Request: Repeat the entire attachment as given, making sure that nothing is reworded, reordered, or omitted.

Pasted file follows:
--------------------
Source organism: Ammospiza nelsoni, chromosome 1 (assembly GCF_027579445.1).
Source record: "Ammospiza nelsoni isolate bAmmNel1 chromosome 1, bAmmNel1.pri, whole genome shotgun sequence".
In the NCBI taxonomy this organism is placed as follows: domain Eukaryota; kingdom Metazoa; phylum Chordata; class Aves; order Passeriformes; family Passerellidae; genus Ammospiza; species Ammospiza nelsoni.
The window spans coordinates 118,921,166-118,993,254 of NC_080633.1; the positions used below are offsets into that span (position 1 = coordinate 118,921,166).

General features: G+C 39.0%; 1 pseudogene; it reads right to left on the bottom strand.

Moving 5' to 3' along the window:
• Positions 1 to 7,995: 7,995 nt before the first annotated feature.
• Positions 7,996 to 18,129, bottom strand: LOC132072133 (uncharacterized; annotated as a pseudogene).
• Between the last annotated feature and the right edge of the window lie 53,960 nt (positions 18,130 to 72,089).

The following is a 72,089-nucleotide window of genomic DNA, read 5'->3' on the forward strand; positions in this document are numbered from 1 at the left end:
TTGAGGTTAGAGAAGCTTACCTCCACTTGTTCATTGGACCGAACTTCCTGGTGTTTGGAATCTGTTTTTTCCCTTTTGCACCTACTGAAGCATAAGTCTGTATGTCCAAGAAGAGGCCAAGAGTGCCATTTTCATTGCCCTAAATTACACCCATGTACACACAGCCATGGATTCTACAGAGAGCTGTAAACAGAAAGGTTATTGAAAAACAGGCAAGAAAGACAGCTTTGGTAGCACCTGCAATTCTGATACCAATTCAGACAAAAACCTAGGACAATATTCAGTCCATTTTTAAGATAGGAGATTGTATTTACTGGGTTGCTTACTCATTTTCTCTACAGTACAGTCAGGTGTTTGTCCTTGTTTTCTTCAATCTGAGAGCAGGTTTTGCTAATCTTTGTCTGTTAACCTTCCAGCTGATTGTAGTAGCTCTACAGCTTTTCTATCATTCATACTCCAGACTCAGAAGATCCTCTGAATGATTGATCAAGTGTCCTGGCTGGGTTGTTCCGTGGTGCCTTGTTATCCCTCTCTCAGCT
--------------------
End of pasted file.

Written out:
Source organism: Ammospiza nelsoni, chromosome 1 (assembly GCF_027579445.1).
Source record: "Ammospiza nelsoni isolate bAmmNel1 chromosome 1, bAmmNel1.pri, whole genome shotgun sequence".
In the NCBI taxonomy this organism is placed as follows: domain Eukaryota; kingdom Metazoa; phylum Chordata; class Aves; order Passeriformes; family Passerellidae; genus Ammospiza; species Ammospiza nelsoni.
The window spans coordinates 118,921,166-118,993,254 of NC_080633.1; the positions used below are offsets into that span (position 1 = coordinate 118,921,166).

General features: G+C 39.0%; 1 pseudogene; it reads right to left on the bottom strand.

Moving 5' to 3' along the window:
• Positions 1 to 7,995: 7,995 nt before the first annotated feature.
• Positions 7,996 to 18,129, bottom strand: LOC132072133 (uncharacterized; annotated as a pseudogene).
• Between the last annotated feature and the right edge of the window lie 53,960 nt (positions 18,130 to 72,089).

The following is a 72,089-nucleotide window of genomic DNA, read 5'->3' on the forward strand; positions in this document are numbered from 1 at the left end:
TTGAGGTTAGAGAAGCTTACCTCCACTTGTTCATTGGACCGAACTTCCTGGTGTTTGGAATCTGTTTTTTCCCTTTTGCACCTACTGAAGCATAAGTCTGTATGTCCAAGAAGAGGCCAAGAGTGCCATTTTCATTGCCCTAAATTACACCCATGTACACACAGCCATGGATTCTACAGAGAGCTGTAAACAGAAAGGTTATTGAAAAACAGGCAAGAAAGACAGCTTTGGTAGCACCTGCAATTCTGATACCAATTCAGACAAAAACCTAGGACAATATTCAGTCCATTTTTAAGATAGGAGATTGTATTTACTGGGTTGCTTACTCATTTTCTCTACAGTACAGTCAGGTGTTTGTCCTTGTTTTCTTCAATCTGAGAGCAGGTTTTGCTAATCTTTGTCTGTTAACCTTCCAGCTGATTGTAGTAGCTCTACAGCTTTTCTATCATTCATACTCCAGACTCAGAAGATCCTCTGAATGATTGATCAAGTGTCCTGGCTGGGTTGTTCCGTGGTGCCTTGTTATCCCTCTCTCAGCT